E-mail the governor through his Web site:
Call the governor's opinion hotline:
Sunday, August 26, 2007
You might have missed the story. After all, the football season is starting, and we had all the excitement of a tax-free weekend.
But Texas is about to execute an innocent man, that is, a man who killed no one, who did not want to kill anyone, who did not help kill anyone.
On these points, there is unanimous agreement between all the parties involved. How could this happen in Texas?
Kenneth Foster is scheduled to be put to death by lethal injection Thursday for a murder committed by Mauriceo Brown, a friend of Foster who was executed for murder last year.
The incident in question is the murder of Michael LaHood. In an altercation, Brown pulled a gun and shot LaHood. Brown testified that LaHood had drawn a gun on him first. Whatever happened, it is undisputed that Foster sat in the car 80 feet away from the shooting.
There is no evidence that Foster had felonious intent. When he heard the shot, he started to drive off before Brown got back in the car, a fact kept from the jury.
Part of what got Foster charged with capital murder is a legal concept known as “the law of parties.”
In Texas, a person is responsible for the criminal conduct of another if he intentionally assists the other in committing a crime. If a second crime is committed, and it can be anticipated, he can be held criminally responsible for that crime, as well.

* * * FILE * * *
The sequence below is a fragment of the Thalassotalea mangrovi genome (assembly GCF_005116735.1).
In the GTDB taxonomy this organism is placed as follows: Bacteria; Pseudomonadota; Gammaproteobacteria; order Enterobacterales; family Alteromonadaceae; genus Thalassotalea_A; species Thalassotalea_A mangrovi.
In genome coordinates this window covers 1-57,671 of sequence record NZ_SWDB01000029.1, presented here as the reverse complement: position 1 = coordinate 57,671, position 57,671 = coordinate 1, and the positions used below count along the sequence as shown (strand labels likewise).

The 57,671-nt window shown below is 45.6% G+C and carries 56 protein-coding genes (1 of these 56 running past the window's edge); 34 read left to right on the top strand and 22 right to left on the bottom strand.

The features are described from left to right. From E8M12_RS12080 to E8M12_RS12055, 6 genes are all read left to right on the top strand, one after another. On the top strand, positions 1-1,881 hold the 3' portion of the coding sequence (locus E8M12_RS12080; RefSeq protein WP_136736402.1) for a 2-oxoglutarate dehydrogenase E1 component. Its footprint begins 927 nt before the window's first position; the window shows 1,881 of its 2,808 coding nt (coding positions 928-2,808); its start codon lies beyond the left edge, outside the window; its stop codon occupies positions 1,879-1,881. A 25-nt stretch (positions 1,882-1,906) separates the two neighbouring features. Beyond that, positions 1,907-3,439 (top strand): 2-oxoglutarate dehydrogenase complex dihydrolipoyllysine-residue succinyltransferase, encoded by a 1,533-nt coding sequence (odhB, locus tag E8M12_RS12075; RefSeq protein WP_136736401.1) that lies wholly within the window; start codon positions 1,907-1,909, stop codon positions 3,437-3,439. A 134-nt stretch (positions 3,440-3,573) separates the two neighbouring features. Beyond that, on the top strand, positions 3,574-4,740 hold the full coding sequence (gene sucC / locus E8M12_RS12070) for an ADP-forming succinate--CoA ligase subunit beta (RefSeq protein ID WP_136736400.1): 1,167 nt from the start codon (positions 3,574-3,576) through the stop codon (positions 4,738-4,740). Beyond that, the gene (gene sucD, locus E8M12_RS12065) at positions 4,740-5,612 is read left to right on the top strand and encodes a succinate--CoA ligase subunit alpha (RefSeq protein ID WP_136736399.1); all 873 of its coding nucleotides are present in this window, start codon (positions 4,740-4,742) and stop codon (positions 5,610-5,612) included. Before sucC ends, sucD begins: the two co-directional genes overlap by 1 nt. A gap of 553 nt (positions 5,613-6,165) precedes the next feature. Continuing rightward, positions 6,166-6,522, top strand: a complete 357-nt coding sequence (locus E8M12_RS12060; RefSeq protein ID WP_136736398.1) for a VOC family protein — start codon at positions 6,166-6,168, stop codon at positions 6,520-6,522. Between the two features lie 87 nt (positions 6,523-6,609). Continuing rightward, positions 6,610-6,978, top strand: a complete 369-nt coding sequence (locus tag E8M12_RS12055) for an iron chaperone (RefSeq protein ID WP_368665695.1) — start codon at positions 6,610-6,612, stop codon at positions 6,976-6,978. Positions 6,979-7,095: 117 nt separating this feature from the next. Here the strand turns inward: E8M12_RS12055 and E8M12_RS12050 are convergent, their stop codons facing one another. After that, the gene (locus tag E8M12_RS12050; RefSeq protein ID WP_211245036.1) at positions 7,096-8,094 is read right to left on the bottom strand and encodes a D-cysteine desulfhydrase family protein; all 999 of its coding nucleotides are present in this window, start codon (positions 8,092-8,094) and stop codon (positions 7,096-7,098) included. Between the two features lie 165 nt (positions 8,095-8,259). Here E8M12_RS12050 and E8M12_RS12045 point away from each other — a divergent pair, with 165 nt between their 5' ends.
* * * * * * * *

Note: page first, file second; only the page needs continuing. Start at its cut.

Nearly thirty years ago, I was appointed to represent a capital murder defendant in Brazos County where the “law of parties” was involved.
In that case, my client agreed with another person to do physical harm to the victim and the victim died as a result.
Even though there was no direct evidence that my client intended the death of the victim, his conduct fit clearly within the “law of parties.”
This is not the case with Kenneth Foster. Foster was merely present in the vicinity of the murder, not a participant in it in any way except that he was driving the car in which the killer, Brown, left the scene.
It should surprise no one who keeps up with such cases that Foster is a black man accused of killing a white man, a factor in many capital murder cases. Michael LaHood was the son of a well-known attorney in San Antonio. The LaHood family, through the media, made it known it wanted the guilty parties executed.
The prosecuting attorney withheld evidence that would have supported Brown’s testimony that LaHood was armed and that Brown shot him in self-defense.
Foster was tried with Brown, a decision by the judge and prosecutor that prejudiced Foster’s chance to receive a fair trial. Foster’s court-appointed attorney made no inquiries into Foster’s background. Had he done so, he would have found many factors that would have mitigated against sentencing him to death by lethal injection.
Proponents of capital punishment argue that we need this punishment for those who are the worst of the worse; for those who commit murder under the most cold and heinous circumstances; for the irretrievably lost among us. None of these conditions comes close to describing Kenneth Foster.
This case is not about revenge against Kenneth Foster because Foster didn’t kill Michael LaHood, nor did he even want to kill him. It is about blood lust.
Whether the proponents of capital punishment take refuge in Scripture or their general outrage at crime, their hands will be covered with the blood of Kenneth Foster if this travesty of justice is not stopped.
Lamar Hankins is a San Marcos attorney.